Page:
Four more former subpostmasters are set to have their convictions for financial crimes quashed after the Post Office supported their appeals.
In the latest group of 12 former subpostmasters and Post Office branch workers seeking to have convictions overturned, the Post Office said it would oppose six appeals, and has requested an extension with two others as it seeks more information.
The four uncontested appeals will take the number of former subpostmasters with convictions overturned to 63, in what has been described as the biggest miscarriage of justice in British history.
A Post Office spokesperson said: “The Post Office is taking determined action to fairly address miscarriages of justice and to compensate the people affected.
“We are continuing to make strenuous efforts to contact and assist people with potentially relevant historical convictions to appeal if they wish.”
And there could be many more. Between 2000 and 2015, a total of 736 subpostmasters were convicted based on evidence from the Horizon accounting and retail system used by Post Office branches, which was found in the High Court to be error-prone.
Computer Weekly first reported on problems with the system in 2009, when it made public the stories of a group of subpostmasters. See timeline below for more.
The government-owned Post Office always denied that Horizon – supplied by Fujitsu – could be to blame for the accounting shortfalls, and subpostmasters and their families had their lives turned upside down, with criminal prosecutions for hundreds and many more financially ruined. Some were sent to prison and all faced financial ruin and a criminal record.
In December 2019, a multimillion-pound group litigation, brought by 555 subpostmasters, ended with the Post Office conceding that the Horizon computer system was to blame for shortfalls. The government and the Post Office spent about £100m fighting the case before settling with the 555 subpostmasters who took it to court.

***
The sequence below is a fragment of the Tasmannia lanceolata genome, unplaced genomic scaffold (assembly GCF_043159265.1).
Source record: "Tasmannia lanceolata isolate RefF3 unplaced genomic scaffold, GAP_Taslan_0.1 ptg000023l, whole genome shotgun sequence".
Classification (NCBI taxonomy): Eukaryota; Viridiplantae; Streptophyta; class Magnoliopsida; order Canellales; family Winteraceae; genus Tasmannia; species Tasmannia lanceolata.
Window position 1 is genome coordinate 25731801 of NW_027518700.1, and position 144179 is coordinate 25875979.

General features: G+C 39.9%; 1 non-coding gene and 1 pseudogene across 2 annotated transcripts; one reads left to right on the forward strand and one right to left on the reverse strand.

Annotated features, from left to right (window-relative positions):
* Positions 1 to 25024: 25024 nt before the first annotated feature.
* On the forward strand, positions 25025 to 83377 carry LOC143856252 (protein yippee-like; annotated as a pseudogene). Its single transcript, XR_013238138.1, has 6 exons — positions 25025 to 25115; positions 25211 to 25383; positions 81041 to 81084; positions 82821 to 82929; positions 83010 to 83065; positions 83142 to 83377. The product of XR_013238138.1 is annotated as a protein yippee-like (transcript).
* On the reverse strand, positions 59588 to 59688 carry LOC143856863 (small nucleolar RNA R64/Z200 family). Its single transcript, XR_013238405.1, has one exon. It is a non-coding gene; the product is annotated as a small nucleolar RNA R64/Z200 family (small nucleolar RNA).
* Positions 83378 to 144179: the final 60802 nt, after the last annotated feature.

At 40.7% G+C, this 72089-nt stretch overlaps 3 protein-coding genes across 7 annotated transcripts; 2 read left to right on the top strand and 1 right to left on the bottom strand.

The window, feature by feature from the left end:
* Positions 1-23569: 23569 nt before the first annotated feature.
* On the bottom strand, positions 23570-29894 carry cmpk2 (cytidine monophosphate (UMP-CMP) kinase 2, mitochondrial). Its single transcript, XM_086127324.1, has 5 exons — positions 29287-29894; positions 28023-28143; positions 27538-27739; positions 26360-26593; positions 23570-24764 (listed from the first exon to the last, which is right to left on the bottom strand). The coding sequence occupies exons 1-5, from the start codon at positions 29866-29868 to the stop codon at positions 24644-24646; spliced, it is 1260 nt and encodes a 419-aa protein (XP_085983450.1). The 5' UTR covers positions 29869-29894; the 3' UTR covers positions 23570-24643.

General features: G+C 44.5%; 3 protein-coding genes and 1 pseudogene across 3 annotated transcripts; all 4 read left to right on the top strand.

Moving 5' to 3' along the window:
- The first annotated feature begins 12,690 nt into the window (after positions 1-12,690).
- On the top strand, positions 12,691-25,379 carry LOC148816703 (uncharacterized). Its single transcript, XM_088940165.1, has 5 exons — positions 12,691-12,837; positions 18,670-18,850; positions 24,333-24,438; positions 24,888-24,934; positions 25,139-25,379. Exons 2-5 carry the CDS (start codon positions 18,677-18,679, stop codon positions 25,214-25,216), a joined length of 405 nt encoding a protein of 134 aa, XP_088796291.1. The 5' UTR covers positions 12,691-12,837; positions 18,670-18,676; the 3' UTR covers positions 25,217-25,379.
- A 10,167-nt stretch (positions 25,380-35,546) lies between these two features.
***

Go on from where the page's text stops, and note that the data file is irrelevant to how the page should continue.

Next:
Last month, the government announced that it would fund interim compensation of up to £100,000 for each of the subpostmasters who have had their criminal convictions overturned.
Following the Post Office’s defeat in the 2019 group litigation, it was forced to set up a compensation scheme, the Historical Shortfall Scheme, which has received 2,400 applications, compared with 500 expected by the Post Office.
But the scheme does not include compensation for the 555 subpostmasters who took the Post Office to court over the Horizon errors. Those subpostmasters revealed what the Post Office and Fujitsu, which supplied the Horizon system, had been up to for nearly two decades, and what the Post Office’s government owner had failed to stop.
They were excluded from the scheme because the Post Office and the government said the damages paid when the subpostmasters won the High Court action were full and final. However, most of that £57.75m settlement was swallowed up by costs that had to be paid to a litigation funder, leaving the claimants with only about £11m between them.
The government is refusing to pay subpostmasters’ legal costs, and the campaign for fair compensation for these 555 subpostmasters and all others affected goes on.